Review: The Crimson Horror
In Victorian England, Lady Vastra and her sidekicks Jenny Flint and Strax investigate a series of mysterious deaths. Soon they discover the Doctor and Clara have been captured by the mastermind behind the evil scheme.
The Best Line
"Do you know what these are? The wrong hands!"
Devoting the first part of the episode to Lady Vastra and her companions. The use of oldie time film to recap the Doctor and Clara’s failed investigation. Jenny Flint slapping the Doctor. Jenny Flint kicking ass. Jenny Flint in general. Strax in general. Diana Rigg in general. ”I’m the Doctor, you’re nuts, and I’m gonna stop you.” The Doctor’s enthusiasm over the name ‘the crimson horror’. And this:
What Doesn’t Work
Where does Mrs. Gillyflower get a rocket? Does the prehistoric monster tell her how to build it? Lady Vastra doesn’t get much to do compared to Jenny and Strax, and it’s awfully convenient that the parasite was something her people dealt with. The final scene (where Clara’s charges ambush her) feels rushed and silly. Why would they jump to the conclusion that their babysitter is traveling through time instead of assuming the pictures they’ve found are her relatives/ancestors? How did they come across them in the first place? And why wouldn’t Clara call their bluff on telling their father, who wouldn’t possibly believe their story anyway?
Speaking of Clara, the further we get into this (half) season the less I like the dynamic between her and the Doctor. If he really thinks she’s a potential trick or trap (as he said last episode), why isn’t he keeping her a bit more at arm’s length? Why is he so affectionate towards her? They act as though they’ve been traveling together for years. And when did the Doctor start taking companions home at the end of every adventure? This needs to stop.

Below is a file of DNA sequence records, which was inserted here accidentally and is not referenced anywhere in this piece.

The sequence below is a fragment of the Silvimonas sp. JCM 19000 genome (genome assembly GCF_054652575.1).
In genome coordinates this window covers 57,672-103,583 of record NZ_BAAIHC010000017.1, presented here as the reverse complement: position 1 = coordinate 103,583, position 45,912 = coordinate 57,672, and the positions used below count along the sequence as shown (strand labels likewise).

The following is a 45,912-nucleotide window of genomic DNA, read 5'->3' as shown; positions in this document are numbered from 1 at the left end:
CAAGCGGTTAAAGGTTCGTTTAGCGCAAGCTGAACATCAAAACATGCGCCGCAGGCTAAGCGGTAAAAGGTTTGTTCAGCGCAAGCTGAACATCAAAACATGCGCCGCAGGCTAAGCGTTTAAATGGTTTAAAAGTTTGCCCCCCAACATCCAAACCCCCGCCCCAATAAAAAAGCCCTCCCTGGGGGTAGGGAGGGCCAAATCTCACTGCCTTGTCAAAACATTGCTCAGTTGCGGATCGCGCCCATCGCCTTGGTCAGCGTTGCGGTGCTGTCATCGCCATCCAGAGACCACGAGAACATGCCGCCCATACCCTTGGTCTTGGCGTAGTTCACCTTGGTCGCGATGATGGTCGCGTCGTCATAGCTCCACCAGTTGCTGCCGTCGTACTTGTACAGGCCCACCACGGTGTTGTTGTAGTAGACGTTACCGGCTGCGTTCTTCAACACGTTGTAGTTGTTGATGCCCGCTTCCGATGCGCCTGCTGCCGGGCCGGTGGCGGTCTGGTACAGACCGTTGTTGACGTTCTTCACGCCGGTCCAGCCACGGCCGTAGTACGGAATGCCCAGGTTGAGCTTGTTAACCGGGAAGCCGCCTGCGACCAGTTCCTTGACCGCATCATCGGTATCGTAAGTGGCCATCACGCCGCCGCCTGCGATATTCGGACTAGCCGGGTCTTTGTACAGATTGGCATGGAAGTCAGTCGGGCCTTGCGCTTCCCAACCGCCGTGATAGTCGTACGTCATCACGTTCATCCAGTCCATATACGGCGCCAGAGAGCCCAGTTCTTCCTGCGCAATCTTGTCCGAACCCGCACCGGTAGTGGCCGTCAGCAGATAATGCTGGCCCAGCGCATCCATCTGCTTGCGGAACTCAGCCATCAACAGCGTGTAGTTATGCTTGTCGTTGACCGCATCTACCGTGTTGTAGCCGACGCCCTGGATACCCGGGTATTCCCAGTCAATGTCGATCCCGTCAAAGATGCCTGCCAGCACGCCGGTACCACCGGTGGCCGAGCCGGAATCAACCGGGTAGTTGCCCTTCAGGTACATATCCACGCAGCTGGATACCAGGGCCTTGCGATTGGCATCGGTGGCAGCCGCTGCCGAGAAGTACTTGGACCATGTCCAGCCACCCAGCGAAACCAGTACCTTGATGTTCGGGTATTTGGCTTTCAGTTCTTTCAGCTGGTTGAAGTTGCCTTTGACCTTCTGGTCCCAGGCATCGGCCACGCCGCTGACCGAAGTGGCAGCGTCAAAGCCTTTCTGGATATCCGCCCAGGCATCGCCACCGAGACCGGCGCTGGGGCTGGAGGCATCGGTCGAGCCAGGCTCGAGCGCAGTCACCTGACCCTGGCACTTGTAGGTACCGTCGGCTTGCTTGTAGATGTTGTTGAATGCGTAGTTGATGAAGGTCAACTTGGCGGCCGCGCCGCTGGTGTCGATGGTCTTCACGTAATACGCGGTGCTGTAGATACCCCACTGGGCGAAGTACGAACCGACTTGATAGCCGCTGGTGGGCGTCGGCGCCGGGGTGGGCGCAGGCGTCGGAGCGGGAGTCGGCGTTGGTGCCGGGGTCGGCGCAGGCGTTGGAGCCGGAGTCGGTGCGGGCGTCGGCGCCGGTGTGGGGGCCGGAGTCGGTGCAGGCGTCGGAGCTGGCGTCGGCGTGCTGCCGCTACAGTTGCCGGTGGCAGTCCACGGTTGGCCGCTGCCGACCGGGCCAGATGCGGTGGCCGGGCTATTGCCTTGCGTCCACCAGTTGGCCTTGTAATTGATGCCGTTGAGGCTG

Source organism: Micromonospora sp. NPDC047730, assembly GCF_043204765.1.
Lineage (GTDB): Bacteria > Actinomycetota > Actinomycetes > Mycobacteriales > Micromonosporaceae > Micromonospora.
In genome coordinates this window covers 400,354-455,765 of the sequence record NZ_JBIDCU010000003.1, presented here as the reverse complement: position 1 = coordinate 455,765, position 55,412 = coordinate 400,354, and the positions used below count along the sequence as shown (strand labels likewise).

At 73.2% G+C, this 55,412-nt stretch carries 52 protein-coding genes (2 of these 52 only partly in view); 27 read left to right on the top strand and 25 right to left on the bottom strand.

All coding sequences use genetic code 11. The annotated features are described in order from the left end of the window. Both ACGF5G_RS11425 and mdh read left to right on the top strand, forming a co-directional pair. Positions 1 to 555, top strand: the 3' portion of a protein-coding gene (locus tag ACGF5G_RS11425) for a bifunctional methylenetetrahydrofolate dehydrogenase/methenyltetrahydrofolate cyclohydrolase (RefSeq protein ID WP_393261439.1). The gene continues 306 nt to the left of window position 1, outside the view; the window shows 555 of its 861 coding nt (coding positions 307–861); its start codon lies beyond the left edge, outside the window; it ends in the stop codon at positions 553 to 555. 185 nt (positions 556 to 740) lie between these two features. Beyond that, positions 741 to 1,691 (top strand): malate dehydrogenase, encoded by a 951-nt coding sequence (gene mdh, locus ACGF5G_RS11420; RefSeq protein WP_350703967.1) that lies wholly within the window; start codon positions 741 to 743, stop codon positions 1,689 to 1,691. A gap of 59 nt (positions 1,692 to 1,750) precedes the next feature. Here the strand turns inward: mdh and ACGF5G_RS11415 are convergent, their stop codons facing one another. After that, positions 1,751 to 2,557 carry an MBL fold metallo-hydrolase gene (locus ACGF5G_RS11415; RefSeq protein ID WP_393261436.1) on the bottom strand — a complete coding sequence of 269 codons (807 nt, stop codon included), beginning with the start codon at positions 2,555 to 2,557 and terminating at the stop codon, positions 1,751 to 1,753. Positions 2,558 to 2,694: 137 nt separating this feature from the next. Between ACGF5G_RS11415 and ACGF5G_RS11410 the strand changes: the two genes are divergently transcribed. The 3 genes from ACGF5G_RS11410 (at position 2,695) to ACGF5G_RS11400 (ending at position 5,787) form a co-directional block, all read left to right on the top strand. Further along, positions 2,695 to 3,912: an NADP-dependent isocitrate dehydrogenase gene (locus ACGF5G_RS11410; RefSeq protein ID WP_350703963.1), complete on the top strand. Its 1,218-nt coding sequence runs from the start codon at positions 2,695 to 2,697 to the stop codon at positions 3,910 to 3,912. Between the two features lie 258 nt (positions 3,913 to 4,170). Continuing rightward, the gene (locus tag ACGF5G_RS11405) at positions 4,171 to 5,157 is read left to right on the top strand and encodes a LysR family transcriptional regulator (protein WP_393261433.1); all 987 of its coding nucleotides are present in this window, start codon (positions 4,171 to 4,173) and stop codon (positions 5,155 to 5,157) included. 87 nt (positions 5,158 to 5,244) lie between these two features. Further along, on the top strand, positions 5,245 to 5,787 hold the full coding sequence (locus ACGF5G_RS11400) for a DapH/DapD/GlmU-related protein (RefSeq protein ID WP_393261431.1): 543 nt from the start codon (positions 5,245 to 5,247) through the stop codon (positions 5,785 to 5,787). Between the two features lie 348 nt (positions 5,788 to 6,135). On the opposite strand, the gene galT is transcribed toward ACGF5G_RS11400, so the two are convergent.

The Doctor tells Clara about a “gobby Australian” he tried to get back to Heathrow airport, a reference to the Fifth Doctor companion Tegan Jovanka (he also tells her “brave heart”, something he frequently said to Tegan). Lady Vastra, Jenny, and Strax all appeared in “The Snowmen” and “A Good Man Goes To War”.
It is implied that the Doctor’s reason for taking Clara to Victorian England was to further investigate her mysterious origins. Lady Vastra and Jenny both recognize Clara as the girl they saw die at Christmas.
Seven out of Eleven.
Despite a goofy third act (everything from the reveal of Mr. Sweet on), “The Crimson Horror” is a fun bit of Who. It’s great to see the Doctor’s Victorian gang again, although it seems like a wasted opportunity not to make their history with Clara a bigger part of the episode. Diana Rigg is suitably batty as Winifred Gillyflower and her daughter Rachael Stirling turns in a great performance as Ada. However, I just can’t rate it higher with the forced ending and the fact that Clara still doesn’t feel like a fully developed character (honestly, if she’d stayed frozen until the very end of the episode would it have even mattered?).